specter


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spec·ter

 (spĕk′tər)
n.
1. A ghostly apparition; a phantom.
2. A haunting or disturbing image or prospect: the terrible specter of nuclear war.

[French spectre, from Latin spectrum, appearance, apparition; see spectrum.]

spec•ter

(ˈspɛk tər)

n.
1. a visible incorporeal spirit, esp. one of a terrifying nature; ghost; phantom; apparition.
2. some object or source of terror or dread: the specter of disease.
Also, esp. Brit., spectre.
[1595–1605; < Latin spectrum; see spectrum]
ThesaurusAntonymsRelated WordsSynonymsLegend:
Noun1.specter - a mental representation of some haunting experiencespecter - a mental representation of some haunting experience; "he looked like he had seen a ghost"; "it aroused specters from his past"
fantasm, phantasm, phantasma, phantom, shadow, apparition - something existing in perception only; "a ghostly apparition at midnight"
2.specter - a ghostly appearing figurespecter - a ghostly appearing figure; "we were unprepared for the apparition that confronted us"
disembodied spirit, spirit - any incorporeal supernatural being that can become visible (or audible) to human beings
Flying Dutchman - the captain of a phantom ship (the Flying Dutchman) who was condemned to sail against the wind until Judgment Day

specter

noun
A supernatural being, such as a ghost:
Informal: spook.
Regional: haunt.
Translations
شبح
strašidlo
kummitus
References in periodicals archive ?
If you own 'Shovel Knight: Treasure Trove,' you will NOT need to purchase 'Shovel Knight: Specter of Torment' separately.
When a string of paranormal murders point directly to specters Agent Wheeler, who has trained her entire career to investigate possible specter crimes, finds herself enlisting their help to discover the real culprit.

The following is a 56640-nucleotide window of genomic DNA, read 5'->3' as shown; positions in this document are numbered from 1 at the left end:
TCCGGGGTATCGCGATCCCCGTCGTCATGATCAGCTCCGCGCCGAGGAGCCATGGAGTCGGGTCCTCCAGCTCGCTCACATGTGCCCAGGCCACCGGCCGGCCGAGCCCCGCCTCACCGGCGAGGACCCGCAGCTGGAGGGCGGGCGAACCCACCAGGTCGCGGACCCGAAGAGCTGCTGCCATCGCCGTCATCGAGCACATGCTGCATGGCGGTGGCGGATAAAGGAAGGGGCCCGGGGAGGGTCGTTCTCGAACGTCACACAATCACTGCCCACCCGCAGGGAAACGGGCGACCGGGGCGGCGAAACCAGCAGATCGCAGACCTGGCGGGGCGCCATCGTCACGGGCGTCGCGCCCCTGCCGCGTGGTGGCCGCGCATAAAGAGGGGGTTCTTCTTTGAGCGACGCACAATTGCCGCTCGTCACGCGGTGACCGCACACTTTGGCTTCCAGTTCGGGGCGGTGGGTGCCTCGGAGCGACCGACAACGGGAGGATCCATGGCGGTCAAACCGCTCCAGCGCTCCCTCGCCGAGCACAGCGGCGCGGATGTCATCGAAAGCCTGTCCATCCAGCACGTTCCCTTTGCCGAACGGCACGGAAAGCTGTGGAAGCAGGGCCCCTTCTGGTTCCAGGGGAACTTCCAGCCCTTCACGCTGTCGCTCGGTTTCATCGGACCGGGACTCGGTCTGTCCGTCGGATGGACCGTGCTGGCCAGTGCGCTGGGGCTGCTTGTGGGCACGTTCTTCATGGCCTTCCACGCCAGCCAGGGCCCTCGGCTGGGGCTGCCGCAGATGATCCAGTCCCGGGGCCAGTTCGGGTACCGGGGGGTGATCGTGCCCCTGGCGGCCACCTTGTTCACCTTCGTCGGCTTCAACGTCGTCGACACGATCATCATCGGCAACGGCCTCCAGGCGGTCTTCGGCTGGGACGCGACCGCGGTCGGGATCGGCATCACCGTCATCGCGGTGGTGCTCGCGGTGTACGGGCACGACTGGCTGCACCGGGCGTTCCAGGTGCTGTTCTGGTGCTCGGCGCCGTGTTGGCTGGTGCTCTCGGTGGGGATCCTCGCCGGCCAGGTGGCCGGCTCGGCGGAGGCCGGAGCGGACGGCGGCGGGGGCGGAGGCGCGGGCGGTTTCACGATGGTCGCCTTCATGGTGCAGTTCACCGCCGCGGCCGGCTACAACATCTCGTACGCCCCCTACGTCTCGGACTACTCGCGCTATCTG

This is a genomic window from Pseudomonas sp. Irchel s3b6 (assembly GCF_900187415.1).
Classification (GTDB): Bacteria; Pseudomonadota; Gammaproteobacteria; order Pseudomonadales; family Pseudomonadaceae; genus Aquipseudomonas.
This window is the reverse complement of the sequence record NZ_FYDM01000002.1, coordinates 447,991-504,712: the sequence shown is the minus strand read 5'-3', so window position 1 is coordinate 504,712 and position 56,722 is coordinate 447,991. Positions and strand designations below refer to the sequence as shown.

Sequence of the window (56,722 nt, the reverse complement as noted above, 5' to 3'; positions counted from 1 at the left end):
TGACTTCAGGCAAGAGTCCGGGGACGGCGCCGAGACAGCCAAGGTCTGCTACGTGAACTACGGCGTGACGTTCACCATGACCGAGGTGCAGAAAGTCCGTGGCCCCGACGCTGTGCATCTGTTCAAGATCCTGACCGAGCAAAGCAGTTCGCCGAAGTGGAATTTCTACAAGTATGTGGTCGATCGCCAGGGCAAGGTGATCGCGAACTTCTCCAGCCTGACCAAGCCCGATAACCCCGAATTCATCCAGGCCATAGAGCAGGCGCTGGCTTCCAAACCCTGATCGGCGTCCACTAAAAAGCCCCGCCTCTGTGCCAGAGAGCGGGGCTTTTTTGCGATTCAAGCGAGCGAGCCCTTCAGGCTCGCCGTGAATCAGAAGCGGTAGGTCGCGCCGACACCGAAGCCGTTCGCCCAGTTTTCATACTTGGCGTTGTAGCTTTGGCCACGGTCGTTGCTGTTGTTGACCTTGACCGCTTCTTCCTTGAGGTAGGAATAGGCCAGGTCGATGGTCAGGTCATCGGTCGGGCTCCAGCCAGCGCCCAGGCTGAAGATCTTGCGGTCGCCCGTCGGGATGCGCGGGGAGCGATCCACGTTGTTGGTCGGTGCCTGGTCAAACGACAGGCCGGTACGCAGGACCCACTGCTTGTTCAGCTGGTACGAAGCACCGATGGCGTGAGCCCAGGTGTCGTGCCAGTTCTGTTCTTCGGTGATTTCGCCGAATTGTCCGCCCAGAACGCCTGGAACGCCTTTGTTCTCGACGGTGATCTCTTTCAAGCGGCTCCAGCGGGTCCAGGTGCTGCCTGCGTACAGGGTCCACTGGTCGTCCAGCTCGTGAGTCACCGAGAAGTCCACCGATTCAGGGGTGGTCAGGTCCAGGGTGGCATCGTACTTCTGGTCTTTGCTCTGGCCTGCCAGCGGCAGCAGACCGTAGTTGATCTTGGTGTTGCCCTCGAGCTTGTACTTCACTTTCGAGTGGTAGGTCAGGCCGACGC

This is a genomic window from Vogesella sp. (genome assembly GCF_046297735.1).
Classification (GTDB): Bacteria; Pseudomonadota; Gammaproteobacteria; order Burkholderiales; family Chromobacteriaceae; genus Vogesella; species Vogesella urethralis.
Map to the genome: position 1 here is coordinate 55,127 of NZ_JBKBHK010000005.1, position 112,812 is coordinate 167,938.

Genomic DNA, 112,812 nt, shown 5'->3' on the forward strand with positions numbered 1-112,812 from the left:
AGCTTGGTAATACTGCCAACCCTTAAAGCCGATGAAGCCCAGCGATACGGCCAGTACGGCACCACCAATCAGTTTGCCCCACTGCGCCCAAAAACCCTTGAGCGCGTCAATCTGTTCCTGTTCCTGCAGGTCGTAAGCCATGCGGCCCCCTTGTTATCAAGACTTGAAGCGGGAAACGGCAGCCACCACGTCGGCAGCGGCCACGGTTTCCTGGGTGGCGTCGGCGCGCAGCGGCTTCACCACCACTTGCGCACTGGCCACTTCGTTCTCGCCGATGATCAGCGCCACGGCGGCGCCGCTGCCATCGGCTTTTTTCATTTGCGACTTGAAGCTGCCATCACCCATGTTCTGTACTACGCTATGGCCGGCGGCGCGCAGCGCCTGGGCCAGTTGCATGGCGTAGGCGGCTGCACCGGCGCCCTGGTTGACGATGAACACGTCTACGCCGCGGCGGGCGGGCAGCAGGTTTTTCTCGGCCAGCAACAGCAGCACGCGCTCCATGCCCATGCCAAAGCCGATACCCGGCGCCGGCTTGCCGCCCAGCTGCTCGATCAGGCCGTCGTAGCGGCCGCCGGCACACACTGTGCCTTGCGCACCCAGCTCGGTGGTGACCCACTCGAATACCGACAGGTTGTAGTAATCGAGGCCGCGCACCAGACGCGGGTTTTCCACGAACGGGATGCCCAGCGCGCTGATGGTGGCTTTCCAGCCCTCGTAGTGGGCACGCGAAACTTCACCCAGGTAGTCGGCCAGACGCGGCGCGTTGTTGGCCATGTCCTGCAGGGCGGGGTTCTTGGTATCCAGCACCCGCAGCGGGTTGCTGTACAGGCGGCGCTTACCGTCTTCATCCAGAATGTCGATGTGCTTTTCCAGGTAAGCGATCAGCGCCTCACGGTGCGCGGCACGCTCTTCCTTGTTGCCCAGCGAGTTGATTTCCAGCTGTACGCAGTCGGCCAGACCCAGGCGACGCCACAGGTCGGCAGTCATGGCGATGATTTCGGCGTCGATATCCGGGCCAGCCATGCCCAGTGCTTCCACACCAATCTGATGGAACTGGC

Specter was born in Kansas but he moved to Pennsylvania to attend the University of Pennsylvania and from that day forth, he remained a son of the Keystone State.
In the second section of this paper, I explore the idea of hauntology in more depth and begin to present my central argument, a claim that the idea of a specter haunting the present does not need to be constructed as one side of a binary opposition to Fukuyama's theory of an end of history.
Specter is an American Jewish senator from the state of Pennsylvania who last year switched from the Republican to the Democratic party.
The article's author then adds: "In that case, I've got the perfect man for the job; Arlen Specter.
Arlen Specter in Tuesday's Democratic primary in Pennsylvania is the surest sign of trouble for incumbents.
Likewise, although Specter supports industry, he is pragmatic and does not put himself in a cheerleader role, instead acknowledging corporate culpability in driving and perpetuating denialism: "Corporations, wrapping themselves in the mantle of progress but all too often propelled by greed, have done more than religion or even Luddism to inflame denialists and raise doubts about the objectivity of science.
Sestak, a retired vice admiral, announced Tuesday that he will challenge Specter in the 2010 Democratic primary.
In 2007, Specter was the only Republican to vote to cut off debate on the measure; without his support, the bill as proposed seems unlikely to pass in this Congress.
I now find my political philosophy more in line with Democrats than Republicans," Specter said Tuesday, though he also acknowledged his partisan switcheroo came after polls showed him losing his 2010 GOP primary contest to conservative former Representative Pat Toomey.
Specter had also faced a tough challenge from Pat Toomey, a conservative rival, in a forthcoming senate primary polls ahead of a 2010 election.